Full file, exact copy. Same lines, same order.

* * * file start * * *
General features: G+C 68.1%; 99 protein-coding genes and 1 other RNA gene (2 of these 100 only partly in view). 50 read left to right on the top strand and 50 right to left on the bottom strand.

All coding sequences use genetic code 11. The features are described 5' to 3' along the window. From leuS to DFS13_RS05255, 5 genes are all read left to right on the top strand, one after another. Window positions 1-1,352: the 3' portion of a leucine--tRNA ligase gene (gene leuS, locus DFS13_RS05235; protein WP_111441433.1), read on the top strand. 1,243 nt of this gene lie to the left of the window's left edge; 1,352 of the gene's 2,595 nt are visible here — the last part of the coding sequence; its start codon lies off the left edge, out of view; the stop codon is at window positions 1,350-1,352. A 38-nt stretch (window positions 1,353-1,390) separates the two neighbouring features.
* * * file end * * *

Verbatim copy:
General features: G+C 68.1%; 99 protein-coding genes and 1 other RNA gene (2 of these 100 only partly in view). 50 read left to right on the top strand and 50 right to left on the bottom strand.

All coding sequences use genetic code 11. The features are described 5' to 3' along the window. From leuS to DFS13_RS05255, 5 genes are all read left to right on the top strand, one after another. Window positions 1-1,352: the 3' portion of a leucine--tRNA ligase gene (gene leuS, locus DFS13_RS05235; protein WP_111441433.1), read on the top strand. 1,243 nt of this gene lie to the left of the window's left edge; 1,352 of the gene's 2,595 nt are visible here — the last part of the coding sequence; its start codon lies off the left edge, out of view; the stop codon is at window positions 1,350-1,352. A 38-nt stretch (window positions 1,353-1,390) separates the two neighbouring features.